Although my teeth was aligned, it had lost its function. The molars were not aligned as neatly as before, my jaws were way too inside my mouth as compared to previously. It’s noticeable when I try to bite an apple or something larger. The “backward pulling” of the jaws during the treatment was meant to align the teeth and also to close the four gaps (where four molars were extracted; e.g. two upper molars and two lower molars). The pull retracted my jaws into my mouth, and thus I have smaller jaws than previously.

Now back to my main purpose for this article.

When I approached the orthodontic clinic, my thought was to get a treatment to correct my misaligned teeth/jaw (aka malocclusion). But what the orthodontists were thinking was that “this patient” is here to get a “good looking” teeth. Good look over function? If you think about it, sometimes, dentists also play a role in (or provide) cosmetic dentistry treatment, e.g. dental implants, crowning, bridging, and among others. In my opinion, the latter treatments are mostly costly and surely will be more profit generating than that of patients coming in just to get their teeth cleaned. How then will this arrangement not provoke a sense of suspicion, especially considering that there is a direct conflict of interest? On one hand, dentists play a primary role in treating patients in order to preserve healthy teeth, while on the other hand, dentists gain profits from selling dental cosmetics. Put it simply, to have more patients with rotten teeth will be profitable as compared to have patients who have healthy teeth.

In my opinion, there shouldn’t be “amalgamation” of dental hygienist role with cosmetic dentistry. Dental hygienists should strive to preserve healthy teeth (full stop). They should profit by the sheer amount of patrons (what am I saying?). But I guess if that’s the case, there won’t be many dental hygienists, especially considering that the amount of time they spent on a patient would yield much lower in returns than cosmetic dentists earn from the same amount of time.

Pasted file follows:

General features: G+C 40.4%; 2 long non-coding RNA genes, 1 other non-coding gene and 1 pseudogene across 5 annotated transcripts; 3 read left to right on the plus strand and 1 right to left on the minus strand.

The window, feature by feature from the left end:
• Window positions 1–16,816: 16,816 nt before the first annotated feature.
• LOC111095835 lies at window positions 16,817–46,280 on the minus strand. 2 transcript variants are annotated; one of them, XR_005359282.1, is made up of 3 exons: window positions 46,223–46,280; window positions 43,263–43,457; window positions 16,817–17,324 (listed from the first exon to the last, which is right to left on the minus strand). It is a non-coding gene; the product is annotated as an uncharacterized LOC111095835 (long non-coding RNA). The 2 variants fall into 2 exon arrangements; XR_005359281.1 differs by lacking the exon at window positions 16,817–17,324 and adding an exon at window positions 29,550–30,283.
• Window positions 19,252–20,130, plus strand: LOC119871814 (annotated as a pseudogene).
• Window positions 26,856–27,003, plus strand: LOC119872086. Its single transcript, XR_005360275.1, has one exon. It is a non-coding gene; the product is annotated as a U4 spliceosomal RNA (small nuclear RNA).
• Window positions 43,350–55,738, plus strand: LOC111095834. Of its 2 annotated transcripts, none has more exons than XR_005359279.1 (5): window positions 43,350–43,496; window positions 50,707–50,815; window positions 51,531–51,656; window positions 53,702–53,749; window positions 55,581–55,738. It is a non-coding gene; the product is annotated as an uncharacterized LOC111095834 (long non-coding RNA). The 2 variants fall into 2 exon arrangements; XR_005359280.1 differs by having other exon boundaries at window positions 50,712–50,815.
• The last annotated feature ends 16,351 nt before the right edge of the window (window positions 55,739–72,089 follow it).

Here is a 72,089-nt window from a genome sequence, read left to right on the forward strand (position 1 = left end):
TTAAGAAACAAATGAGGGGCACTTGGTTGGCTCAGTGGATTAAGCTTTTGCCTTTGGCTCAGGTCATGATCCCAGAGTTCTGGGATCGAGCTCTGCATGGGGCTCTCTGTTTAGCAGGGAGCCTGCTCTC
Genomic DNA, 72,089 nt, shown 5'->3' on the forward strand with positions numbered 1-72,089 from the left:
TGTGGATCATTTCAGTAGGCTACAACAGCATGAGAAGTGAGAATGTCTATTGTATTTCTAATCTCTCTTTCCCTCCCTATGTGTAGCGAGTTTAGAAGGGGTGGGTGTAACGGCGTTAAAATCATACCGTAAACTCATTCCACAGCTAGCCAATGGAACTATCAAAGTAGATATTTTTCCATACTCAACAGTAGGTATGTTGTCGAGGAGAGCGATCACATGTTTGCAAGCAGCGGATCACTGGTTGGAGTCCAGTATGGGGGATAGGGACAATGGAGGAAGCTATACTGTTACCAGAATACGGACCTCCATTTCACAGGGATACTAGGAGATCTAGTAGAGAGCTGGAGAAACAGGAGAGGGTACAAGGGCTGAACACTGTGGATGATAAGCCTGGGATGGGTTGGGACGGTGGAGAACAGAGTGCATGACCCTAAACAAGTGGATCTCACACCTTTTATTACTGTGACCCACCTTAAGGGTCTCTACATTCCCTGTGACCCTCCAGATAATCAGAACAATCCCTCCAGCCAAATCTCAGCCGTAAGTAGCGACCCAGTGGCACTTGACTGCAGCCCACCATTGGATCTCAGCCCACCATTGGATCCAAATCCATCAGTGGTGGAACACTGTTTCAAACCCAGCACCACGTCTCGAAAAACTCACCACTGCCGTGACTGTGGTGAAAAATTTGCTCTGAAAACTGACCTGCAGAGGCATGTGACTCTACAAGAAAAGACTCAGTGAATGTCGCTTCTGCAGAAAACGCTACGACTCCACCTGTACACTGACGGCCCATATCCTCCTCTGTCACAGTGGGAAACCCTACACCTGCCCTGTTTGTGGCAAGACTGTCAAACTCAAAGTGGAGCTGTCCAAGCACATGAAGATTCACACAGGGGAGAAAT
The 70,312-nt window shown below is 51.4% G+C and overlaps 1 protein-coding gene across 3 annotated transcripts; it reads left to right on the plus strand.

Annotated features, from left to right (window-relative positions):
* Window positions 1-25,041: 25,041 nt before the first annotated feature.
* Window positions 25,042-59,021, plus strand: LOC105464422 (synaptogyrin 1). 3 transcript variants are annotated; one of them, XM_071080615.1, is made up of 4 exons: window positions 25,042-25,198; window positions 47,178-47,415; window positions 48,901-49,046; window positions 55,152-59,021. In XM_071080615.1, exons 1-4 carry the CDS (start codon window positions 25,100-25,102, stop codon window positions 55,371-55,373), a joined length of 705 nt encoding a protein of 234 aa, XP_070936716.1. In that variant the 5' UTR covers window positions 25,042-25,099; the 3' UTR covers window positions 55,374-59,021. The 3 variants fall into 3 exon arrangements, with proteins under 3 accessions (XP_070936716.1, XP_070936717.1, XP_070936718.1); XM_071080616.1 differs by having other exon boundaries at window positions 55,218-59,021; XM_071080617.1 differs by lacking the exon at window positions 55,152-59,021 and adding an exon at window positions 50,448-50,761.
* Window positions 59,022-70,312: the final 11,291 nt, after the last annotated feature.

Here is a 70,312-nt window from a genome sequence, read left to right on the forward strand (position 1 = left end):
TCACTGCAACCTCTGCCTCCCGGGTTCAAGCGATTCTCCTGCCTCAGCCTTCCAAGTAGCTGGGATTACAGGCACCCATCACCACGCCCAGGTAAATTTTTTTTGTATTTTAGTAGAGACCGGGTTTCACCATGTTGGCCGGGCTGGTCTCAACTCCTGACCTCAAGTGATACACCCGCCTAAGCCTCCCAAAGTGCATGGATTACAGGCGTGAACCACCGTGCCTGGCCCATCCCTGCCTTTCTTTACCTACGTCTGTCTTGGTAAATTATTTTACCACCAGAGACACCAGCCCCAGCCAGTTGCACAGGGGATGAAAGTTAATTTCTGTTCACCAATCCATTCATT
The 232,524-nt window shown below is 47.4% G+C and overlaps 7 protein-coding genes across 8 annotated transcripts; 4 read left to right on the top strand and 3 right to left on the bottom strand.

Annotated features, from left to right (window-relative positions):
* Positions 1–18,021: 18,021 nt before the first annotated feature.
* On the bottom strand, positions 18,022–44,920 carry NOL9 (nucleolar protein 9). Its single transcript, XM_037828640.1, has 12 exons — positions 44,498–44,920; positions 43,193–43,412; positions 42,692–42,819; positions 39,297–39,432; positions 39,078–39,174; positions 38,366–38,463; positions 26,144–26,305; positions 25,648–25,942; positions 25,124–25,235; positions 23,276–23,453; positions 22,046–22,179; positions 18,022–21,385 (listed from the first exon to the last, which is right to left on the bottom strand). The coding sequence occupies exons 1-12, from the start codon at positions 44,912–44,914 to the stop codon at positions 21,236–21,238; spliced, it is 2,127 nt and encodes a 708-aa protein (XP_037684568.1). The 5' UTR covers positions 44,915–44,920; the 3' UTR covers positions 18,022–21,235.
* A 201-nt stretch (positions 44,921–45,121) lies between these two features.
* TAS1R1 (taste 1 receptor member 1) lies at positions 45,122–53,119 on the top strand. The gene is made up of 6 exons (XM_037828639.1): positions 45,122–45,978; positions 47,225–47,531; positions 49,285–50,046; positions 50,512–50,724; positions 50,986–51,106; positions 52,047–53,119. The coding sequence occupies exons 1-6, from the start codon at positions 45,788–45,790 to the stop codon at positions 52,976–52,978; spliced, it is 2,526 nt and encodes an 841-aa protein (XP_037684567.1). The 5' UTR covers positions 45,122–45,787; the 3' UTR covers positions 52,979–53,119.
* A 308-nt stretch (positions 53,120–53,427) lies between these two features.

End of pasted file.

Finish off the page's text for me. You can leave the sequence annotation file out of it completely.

All in all, to me, visiting a dental clinic that also cater for cosmetic dentistry treatment sometimes make me uneasy, especially considering the conflict of interest involved. But I guess, any profession will have that one way or another. It all depends on professional ethics, and finding one dentist who are trustworthy is the best way to get a win-win situation. So, start making friends with dentists because you might need to visit them soon.

Just a thought.

Killing someone you loved, Oscar Pistorius, she had no chance to survive your shots

Oscar Pistorius will not be found guilty for murder (or premeditated murder) of his girlfriend Reeva Steenkamp. He was found (1) to act negligently when he fatally shot Steenkamp, and (2) acted hastily & with excessive force. Culpable homicide normally carries five years in South Africa.

Well, although Pistorius will escape the murder charge (normally 25 years behind bars), he won’t be able to commit the same atrocity again without raising red flags. That fact is consolation for the lost of life and the light sentence that will be meted out for the murder (whether intentional or not). It’s unfortunate that Steenkamp had to die the way she did. The killing was clearly not in self-defense and I can never accept/tolerate that (even though it’s classified as culpable homicide) especially considering that deadly weapon was used.

Steenkamp had no chance of surviving the shots (four shots were fired), even though prosecutors failed to prove that the shooting was premeditated. Just look at the toilet space (it’s a dead end that fit a person). To shoot four times around the middle of the door would be very likely to hit the intended target. If he had no intention to kill, he could have aimed up at the door and opened fire at the ceiling. It was rage with intention to kill when he fired those shots (rather than to warn/frighten). Well, that will be the last person he will be able to kill and get away with a light sentence.

Bathroom and toilet layout; the spot where Pistorius fired the four shots

Bathroom and toilet layout; the spot where Pistorius fired the four shots (Figures taken from

Sequence of events and the spot where Pistorius fired the four shots

Sequence of events and the spot where Pistorius fired the four shots. Figure taken from

I don’t know Oscar Pistorius really well to be bias against him. I’m writing this piece as reminder that although justice might be lenient at times, it does hamper murderers like Pistorius from repeating the offense. He could escape with lighter culpable homicide this time, but if he ever commit the same crime again, previous conviction will weigh in on him.

Just a thought.